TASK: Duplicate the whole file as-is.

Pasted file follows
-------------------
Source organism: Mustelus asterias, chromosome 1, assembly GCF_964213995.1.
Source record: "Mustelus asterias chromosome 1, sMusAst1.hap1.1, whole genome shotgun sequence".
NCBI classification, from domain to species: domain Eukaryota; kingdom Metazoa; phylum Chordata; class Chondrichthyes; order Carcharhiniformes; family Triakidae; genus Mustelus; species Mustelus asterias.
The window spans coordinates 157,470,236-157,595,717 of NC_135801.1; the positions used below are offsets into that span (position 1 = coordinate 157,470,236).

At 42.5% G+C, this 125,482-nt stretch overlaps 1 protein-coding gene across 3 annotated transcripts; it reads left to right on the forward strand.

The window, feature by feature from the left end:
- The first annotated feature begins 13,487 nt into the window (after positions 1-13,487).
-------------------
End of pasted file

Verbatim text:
Source organism: Mustelus asterias, chromosome 1, assembly GCF_964213995.1.
Source record: "Mustelus asterias chromosome 1, sMusAst1.hap1.1, whole genome shotgun sequence".
NCBI classification, from domain to species: domain Eukaryota; kingdom Metazoa; phylum Chordata; class Chondrichthyes; order Carcharhiniformes; family Triakidae; genus Mustelus; species Mustelus asterias.
The window spans coordinates 157,470,236-157,595,717 of NC_135801.1; the positions used below are offsets into that span (position 1 = coordinate 157,470,236).

At 42.5% G+C, this 125,482-nt stretch overlaps 1 protein-coding gene across 3 annotated transcripts; it reads left to right on the forward strand.

The window, feature by feature from the left end:
- The first annotated feature begins 13,487 nt into the window (after positions 1-13,487).